Mushroom Networks Looks To Grow Broadband Bonding Through VARs


The San Diego-based company, a past finalist for Everything Channel's XChange Tech Innovator Excellence Award, first launched its broadband bonding products in February 2008.

The technology helps businesses essentially get more bang for their broadband buck by combining all of a local network's available Internet connection resources -- DSL, cable modem, T1 circuits, fiber -- into a single, virtual broadband pipe to improve connections all over the network.

Mushroom's flagship product, Truffle, can combine up to six wired broadband connections plus one USB cellular card using an internal router and firewall, and can also support port-forwarding, static IP, PPPoE, DHCP and other Internet services.

Another offering, PortaBella, is Mushroom's wireless bonder, and allows customers to combine as many as four USB cellular cards to optimize broadband speed and reliability for branch offices, traveling employees and the use of broadband-intensive applications like video.

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Both product sets, Truffle and PortaBella, are Ethernet-based and are installed between a customer's local network and broadband modems or cellular cards. They also don't require the customer to reconfigure the network, according to Mushroom.

Co-founder and CEO Dr. Cahit Akin said in a interview that the company has about 100 reseller partners already, but Tuesday marks the launch of both an official program and formal partner recruitment. Most of its VAR partners so far came from inbound queries, but Mushroom is looking to expand its presence in the channel all over the world.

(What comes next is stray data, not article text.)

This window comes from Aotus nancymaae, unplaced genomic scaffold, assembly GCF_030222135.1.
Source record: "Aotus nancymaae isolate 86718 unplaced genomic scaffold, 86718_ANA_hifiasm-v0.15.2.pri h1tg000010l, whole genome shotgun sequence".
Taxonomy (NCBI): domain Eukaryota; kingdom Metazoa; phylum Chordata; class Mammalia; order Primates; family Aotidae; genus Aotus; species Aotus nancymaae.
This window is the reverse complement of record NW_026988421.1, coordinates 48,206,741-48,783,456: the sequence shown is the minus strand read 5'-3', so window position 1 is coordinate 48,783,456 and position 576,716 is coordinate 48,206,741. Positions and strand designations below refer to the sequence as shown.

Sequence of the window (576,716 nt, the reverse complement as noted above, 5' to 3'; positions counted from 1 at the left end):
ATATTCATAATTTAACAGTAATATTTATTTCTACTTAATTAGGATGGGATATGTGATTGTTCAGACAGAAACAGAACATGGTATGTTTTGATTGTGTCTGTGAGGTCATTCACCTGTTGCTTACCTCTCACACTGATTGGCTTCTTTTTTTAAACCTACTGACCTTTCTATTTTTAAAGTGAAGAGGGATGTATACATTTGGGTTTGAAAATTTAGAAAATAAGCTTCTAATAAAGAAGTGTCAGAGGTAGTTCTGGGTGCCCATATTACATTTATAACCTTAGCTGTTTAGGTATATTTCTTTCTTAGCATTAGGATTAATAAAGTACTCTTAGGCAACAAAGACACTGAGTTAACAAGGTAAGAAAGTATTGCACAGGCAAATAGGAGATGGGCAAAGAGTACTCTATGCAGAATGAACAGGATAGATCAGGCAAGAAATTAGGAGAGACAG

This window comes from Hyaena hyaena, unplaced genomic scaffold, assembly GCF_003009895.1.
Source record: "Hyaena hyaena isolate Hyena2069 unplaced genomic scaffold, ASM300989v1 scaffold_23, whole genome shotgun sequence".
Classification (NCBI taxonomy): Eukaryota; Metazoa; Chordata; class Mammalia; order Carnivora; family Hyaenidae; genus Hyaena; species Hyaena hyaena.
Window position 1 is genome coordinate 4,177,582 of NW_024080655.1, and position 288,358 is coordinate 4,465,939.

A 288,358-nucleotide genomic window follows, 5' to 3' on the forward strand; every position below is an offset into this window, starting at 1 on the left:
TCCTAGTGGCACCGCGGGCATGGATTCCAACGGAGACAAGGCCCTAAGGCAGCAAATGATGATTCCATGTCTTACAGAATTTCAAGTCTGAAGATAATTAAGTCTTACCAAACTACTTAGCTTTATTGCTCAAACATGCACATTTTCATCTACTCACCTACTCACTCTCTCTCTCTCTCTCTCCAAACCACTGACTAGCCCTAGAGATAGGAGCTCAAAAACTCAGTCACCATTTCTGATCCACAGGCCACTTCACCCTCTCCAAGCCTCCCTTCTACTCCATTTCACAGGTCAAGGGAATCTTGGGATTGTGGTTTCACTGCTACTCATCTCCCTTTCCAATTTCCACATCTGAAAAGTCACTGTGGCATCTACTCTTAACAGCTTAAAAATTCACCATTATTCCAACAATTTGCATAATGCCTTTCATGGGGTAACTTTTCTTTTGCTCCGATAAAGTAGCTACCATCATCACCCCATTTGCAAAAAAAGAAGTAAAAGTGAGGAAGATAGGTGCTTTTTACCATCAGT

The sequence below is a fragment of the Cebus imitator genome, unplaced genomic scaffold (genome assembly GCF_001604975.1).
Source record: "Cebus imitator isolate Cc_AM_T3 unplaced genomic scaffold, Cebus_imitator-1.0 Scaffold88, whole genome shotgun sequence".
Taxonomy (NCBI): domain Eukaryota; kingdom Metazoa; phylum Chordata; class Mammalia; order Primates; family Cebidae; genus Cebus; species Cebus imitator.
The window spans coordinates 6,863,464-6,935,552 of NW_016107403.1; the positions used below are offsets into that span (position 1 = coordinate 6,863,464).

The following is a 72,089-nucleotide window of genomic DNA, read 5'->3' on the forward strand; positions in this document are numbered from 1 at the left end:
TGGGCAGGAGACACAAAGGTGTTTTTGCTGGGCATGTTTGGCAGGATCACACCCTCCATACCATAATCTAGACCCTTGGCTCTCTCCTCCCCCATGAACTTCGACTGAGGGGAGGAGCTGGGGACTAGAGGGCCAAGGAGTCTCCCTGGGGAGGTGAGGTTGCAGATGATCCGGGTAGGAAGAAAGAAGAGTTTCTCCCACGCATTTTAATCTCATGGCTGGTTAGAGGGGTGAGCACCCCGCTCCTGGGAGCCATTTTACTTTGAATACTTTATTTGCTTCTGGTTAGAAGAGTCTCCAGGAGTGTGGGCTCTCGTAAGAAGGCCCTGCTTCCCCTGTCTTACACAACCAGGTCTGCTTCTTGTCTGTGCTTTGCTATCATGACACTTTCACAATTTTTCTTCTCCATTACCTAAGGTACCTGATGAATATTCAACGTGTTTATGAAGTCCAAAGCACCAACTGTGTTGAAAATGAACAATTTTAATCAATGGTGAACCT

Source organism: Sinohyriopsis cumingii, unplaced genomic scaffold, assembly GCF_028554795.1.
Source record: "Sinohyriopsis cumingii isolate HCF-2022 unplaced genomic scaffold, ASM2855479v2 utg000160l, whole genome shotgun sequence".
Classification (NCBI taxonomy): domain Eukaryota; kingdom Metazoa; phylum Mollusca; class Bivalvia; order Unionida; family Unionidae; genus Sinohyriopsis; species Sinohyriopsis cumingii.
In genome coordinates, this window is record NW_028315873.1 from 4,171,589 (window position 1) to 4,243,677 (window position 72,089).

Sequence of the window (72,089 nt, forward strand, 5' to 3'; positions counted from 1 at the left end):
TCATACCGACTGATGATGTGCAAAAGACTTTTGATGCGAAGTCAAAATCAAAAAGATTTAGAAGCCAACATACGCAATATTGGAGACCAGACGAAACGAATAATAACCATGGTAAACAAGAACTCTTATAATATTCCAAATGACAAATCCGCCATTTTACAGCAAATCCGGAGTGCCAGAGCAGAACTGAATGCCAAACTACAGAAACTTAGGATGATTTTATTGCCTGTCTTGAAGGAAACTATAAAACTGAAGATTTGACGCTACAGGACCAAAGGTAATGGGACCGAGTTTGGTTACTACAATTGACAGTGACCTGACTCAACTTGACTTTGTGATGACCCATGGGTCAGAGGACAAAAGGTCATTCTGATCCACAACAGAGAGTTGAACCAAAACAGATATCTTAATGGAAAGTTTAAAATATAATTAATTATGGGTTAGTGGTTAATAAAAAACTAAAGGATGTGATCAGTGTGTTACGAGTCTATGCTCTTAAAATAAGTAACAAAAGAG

"We want to provide a nice package for VARs to get them going really quickly," Akin said. "We're really getting to a point where we want to scale up in North America as well as internationally, because this is a major business growth opportunity for a slow economy. It's the most cost effective way to bring the bits to the office compared to some legacy approaches, and it's one of the rare areas in IT that's actually growing right now."

As part of its program, Mushroom is offering partners lead registration that includes three months of locked-in leads so VARs don't step on each other's accounts, plus access to a resource library of white papers, case studies and best practices, and training on Mushroom's various product lines.

"It's a really nice way to reach clients, especially for VARs who already have basic spam filter, firewall and virtualization practices," Akin explained. "Our primary driver so far has been word-of-mouth and client referrals, and we think the same thing will happen through our channel programs."

"We look at the growth in areas like telepresence, videoconferencing and live applications, and for those, broadband bonding is an enabler technology," he said. "Branch offices that have slower connections can get HD quality telepresence-enabled, and they don't need a superfast and expensive connection. Broadband bonding uses inexpensive cables, DSL, whatever type of connection is there."

David Riggs, co-founder and president of Computer Consulting Services, a Jackson, Tenn.-based solution provider, said in an e-mailed statement that Mushroom's broadband bonding was a "win for both us and the customers we serve."

"By combining multiple broadband access connections into a single shared pipe, our business customers can now achieve fiber-like speeds and near 100 percent network reliability very inexpensively," Riggs said.